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I am wondering how should I be grouping my repositories? Like from the examples I seen on the asp.net mvc and in my books they basically use one repository per database table. But that seems like a lot of repositories leading you to have to call up many repositories later on for mocking and stuff.

So I am guessing I should group them. However I am not sure how to group them.

Right now I made a registration Repository to handle all my registration stuff. However there are like 4 tables I need to update and before I had 3 repositories to do this.

For example one of the tables is a license table. When they register I look at their key and check it to see if exists in the database. Now what happens if I need to check this license key or something else from that table at some other spot other then registration?

One spot could be login(check if the key is not expired).

So what would I do in this situation? Rewrite the code again(break DRY)? Try to merege these 2 repositories together and hope that none of the methods are needed in some other point of time(like maybe I might have a method that checks if userName is used - maybe I will need that somewhere else).

Also if I merge them together I would either need 2 service layers going to the same repository since I think having all the logic for 2 different parts of a site would be long and I would have to have names like ValidateLogin(), ValdiateRegistrationForm(),ValdiateLoginRetrievePassword() and etc.

Or call the Repository anyways and just have a weird sounding name around?

It just seems hard to make a repository that has a general enough name so you can use it for many spots of your application and still make sense and I don't think calling another repository in a repository would be a good practice?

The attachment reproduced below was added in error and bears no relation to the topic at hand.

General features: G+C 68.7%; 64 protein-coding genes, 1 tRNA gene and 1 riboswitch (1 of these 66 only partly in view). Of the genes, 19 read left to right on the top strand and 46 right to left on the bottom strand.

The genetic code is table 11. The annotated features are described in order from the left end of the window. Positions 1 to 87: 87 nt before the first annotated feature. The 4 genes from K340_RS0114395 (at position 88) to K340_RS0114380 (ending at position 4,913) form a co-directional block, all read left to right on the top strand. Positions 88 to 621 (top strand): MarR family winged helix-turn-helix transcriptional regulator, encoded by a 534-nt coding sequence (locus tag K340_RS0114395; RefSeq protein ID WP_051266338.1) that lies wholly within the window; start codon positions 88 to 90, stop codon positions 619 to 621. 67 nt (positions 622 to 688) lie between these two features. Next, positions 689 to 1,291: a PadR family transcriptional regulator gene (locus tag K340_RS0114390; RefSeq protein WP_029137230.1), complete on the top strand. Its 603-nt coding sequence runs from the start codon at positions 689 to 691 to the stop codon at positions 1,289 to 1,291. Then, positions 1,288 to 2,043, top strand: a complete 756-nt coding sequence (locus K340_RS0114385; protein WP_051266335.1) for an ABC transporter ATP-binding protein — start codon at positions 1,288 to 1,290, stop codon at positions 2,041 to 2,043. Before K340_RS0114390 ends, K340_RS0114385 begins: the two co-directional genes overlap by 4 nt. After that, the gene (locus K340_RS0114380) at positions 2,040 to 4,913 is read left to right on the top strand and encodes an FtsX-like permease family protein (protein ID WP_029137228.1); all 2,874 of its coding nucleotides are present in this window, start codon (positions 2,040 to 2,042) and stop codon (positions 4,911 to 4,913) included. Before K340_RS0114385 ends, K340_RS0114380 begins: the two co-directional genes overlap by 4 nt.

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+1. Great question. – griegs Sep 30 '09 at 0:16
Thanks its been buggying me for some time now. Since I find the ones I seen in the book are too simple they dont' show you what to do in these situations. – chobo2 Sep 30 '09 at 0:18
I'm basically doing the same as you and yeah if I have a linq2sql class that's used in more than 1 repository and I need to change the table structure I break DRY. Less than ideal. I now plan it a little better so I don't need to use a linq2sql class more than once which I guess is good seperation of concerns but I foresee a day when this is going to be a real issue for me. – griegs Sep 30 '09 at 0:25
I asked a similar question (but not identical) here: stackoverflow.com/questions/910156/… – Groky Sep 30 '09 at 0:30
Ya but it seems hard to plan it for all situations. Like I said I can merge maybe the login and registration into an Authentication and have 2 separate layers. That probably will solve my problem. But what happens if in say the profile page of my site I want to show them their key for whatever reason(maybe I will let htem change it or something). Now what do I do break DRY and write the same thing? Or try to make a repository that can somehow fit all 3 of these tables in with a good name. – chobo2 Sep 30 '09 at 0:31
up vote 38 down vote accepted

One thing that i did wrong when played around with repository pattern - just like you, i thought that table relates to repository 1:1. When we apply some rules from Domain Driven Design - grouping repositories problem often disappears.